I do not support Comic Relief despite the pressure.
The first problem I have is the attitude. If you state that you choose to give to other charities, then you are a miseryguts and a killjoy. Some of us believe in giving quietly, without fanfare and regularly, by standing order or direct debit, so charities can plan. But's that being a miseryguts and a killjoy.
I am reminded of Jesus's words in Matthew 6:1-4.
Beware of practicing your righteousness before other people in order to be seen by them, for then you will have no reward from your Father who is in heaven. Thus, when you give to the needy, sound no trumpet before you, as the hypocrites do in the synagogues and in the streets, that they may be praised by others. Truly, I say to you, they have received their reward. But when you give to the needy, do not let your left hand know what your right hand is doing, so that your giving may be in secret. And your Father who sees in secret will reward you.
Comic Relief's gospel - and I use that word deliberately for reasons which will become clear later - is that giving to the needy should be accompanied by the modern trunpets, so celebrities can be praised by the public for doing stuff for char-i-dee.
It's not enough to be charitable. One has to be seen to be charitable and receive praise for it.
The second problem goes to the heart of the Comic Relief gospel. And that is the attitude that doing something funny for money absolves all sins.
A couple of years ago, I criticised celebrity drug addict George Michael. And one woman who overheard pointed her finger at me, and angrily told me that Michael cares about the starving children in Africa (R) (TM) and did so much for Comic Relief. How dare I say a word against him!
And I tried to explain this. In some parts of the world, crops for drugs are grown on land which could be used for crops for food. There are children who will go hungry today so that Western celebrity drug addicts can shove white powder up their noses.
Drugs wars leave children maimed and orphaned. In some parts of the world there are children who have to bring up their brothers and sisters, or whose health is permanently damaged so that Western celebrity drug addicts can shove white powder up their noses.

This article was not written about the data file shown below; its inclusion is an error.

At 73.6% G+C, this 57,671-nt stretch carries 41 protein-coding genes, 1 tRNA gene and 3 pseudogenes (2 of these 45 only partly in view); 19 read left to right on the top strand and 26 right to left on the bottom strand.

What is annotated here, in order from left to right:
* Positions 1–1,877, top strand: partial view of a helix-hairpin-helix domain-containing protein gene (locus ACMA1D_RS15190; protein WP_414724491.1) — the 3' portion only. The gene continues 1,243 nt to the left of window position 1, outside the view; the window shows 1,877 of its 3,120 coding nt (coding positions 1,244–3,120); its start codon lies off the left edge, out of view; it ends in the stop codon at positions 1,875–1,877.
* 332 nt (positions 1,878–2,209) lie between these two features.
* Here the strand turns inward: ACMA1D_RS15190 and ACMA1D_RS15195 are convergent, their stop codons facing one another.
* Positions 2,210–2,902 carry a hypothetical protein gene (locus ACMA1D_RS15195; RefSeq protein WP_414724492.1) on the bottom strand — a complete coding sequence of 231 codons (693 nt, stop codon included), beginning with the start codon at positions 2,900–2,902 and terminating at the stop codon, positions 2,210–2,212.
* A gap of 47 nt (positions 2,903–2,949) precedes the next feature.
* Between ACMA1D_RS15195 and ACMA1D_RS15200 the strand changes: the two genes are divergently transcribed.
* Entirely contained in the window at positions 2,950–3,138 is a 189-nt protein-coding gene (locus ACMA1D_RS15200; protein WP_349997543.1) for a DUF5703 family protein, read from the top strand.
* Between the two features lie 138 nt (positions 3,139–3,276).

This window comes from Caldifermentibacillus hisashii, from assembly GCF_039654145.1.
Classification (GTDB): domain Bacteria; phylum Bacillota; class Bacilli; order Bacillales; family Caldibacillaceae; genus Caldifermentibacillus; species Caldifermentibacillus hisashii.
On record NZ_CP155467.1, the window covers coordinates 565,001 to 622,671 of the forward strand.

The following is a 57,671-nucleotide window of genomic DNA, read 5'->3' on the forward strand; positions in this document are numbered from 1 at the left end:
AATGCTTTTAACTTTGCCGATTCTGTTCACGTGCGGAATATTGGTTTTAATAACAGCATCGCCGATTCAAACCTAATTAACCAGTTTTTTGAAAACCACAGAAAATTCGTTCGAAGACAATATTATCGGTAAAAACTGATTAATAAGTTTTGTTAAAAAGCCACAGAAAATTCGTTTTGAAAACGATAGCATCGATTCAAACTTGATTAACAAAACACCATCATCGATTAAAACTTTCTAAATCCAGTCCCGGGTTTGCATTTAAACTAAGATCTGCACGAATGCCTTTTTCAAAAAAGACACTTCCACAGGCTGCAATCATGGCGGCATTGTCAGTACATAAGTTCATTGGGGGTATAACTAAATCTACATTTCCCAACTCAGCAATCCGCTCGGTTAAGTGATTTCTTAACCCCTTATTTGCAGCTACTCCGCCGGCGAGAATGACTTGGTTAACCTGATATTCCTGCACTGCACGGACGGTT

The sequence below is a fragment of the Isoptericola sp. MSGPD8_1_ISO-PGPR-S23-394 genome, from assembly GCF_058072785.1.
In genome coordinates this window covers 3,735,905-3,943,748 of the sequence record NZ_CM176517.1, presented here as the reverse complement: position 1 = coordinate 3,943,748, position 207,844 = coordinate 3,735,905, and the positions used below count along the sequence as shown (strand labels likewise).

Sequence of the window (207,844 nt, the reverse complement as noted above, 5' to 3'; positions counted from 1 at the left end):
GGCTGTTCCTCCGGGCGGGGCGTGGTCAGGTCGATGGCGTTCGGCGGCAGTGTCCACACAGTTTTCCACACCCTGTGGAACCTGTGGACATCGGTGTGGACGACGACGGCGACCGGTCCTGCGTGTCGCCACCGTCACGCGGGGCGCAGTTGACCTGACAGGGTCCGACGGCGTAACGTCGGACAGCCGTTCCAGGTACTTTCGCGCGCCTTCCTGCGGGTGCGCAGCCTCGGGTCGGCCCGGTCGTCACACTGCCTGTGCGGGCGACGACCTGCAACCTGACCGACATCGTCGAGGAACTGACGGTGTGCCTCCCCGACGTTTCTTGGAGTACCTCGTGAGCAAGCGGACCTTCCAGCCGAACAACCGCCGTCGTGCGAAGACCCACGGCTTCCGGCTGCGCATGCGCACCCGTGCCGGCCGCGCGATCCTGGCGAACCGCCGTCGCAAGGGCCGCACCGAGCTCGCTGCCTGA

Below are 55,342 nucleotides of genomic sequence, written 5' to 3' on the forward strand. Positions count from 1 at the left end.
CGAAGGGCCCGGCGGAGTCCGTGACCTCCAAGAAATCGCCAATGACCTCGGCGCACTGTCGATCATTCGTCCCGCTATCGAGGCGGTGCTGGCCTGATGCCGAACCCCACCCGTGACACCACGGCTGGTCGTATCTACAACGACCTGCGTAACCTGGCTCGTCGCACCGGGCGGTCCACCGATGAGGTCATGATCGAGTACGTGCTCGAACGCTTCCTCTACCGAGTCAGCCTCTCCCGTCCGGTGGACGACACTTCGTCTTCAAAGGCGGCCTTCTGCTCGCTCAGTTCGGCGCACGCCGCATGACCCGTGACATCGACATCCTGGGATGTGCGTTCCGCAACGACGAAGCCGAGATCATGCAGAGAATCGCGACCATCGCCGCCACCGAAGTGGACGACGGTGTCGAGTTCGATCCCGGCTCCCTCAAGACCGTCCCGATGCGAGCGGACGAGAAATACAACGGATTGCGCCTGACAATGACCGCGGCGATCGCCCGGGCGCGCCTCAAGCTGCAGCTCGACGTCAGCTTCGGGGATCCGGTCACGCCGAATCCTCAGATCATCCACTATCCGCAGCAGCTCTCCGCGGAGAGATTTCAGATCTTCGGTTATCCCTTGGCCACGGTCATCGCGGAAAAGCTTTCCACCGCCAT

However, this could all be dismissed by the argument that a celebrity drug addict does stuff for char-i-dee.
Frankie Boyle's "jokes" about an autistic boy? That's OK - he does stuff for Comic Relief.
DHL? Oh, that's OK, they do stuff for Comic Relief.
Dodgy person or dodgy organisation? Supporting Comic Relief justifies everything.
The third problem is the deceit. As John Smeaton argues, Comic Relief funds organisations that promote and perform abortions.
Now, if people want to give money to abortion providers that is up to them. But an organisation giving money to them and then stating "we do not fund and have never funded abortion services or the promotion of abortions" is wrong.
There are two possibilities. Either Comic Relief genuinely does not know that some organisations it gives money to perform and promote abortions - in which case it does not research where money it raises is spent and therefore does not practice good stewardship with the money entrusted to it.
The alternative is that it does know where the money goes and chooses to deny it. In which case it is untrustworty.
But I note that the Comic Relief letter mentions it gives money to CAFOD. So that makes everything OK. Well it doesn't.
We come across this modern morality. For example, I knew a lady who, as she liked to remind people, was a "nice person" and "such a good Christian". Others would - and I agree - describe her as a "nasty piece of work". She would remind people of her little good deeds which would earn her a place in Heaven.
Reduce someone to tears by spiteful comments about a seriously ill relative who they are not sure will survive? Find it funny when something bad happens to a social inferior? That's OK - do a little good deed each day and brag that you are a "nice person".
I remember seeing a poster advertising the National Lottery. It had some disabled children at the seaside with the slogan "Fun for you. Funds for them." I don't have time to go into the Lottery now, but issues about gambling addiction and opening the door to a social acceptance of gambling (I remember the bookmakers in Hythe with its frosted windows - now gambling dens advertise openly about how much you can win) and the potentila super-casinos.
Someone objects to the National Lottery? Simple, just draw attention to the tiny percentage that goes on "good causes" and make out that what they are really saying is they don't like disabled kids having a day at the seaside.
Someone objects to super-casinos? Simple, just waffle about "regeneration" and "bringing money to the City" which can be spent on the poor and disadvantaged.
It's this attitude that one good deed for char-i-dee justifies everything.
There is a fourth issue. I was told recently that surely I can afford, on my salary, to give £1 to Comic Relief. Just a pound. Won't even notice it.
I'm sorry, but choosing to give to charities other than Comic Relief does not make you a miseryguts or a tightwad.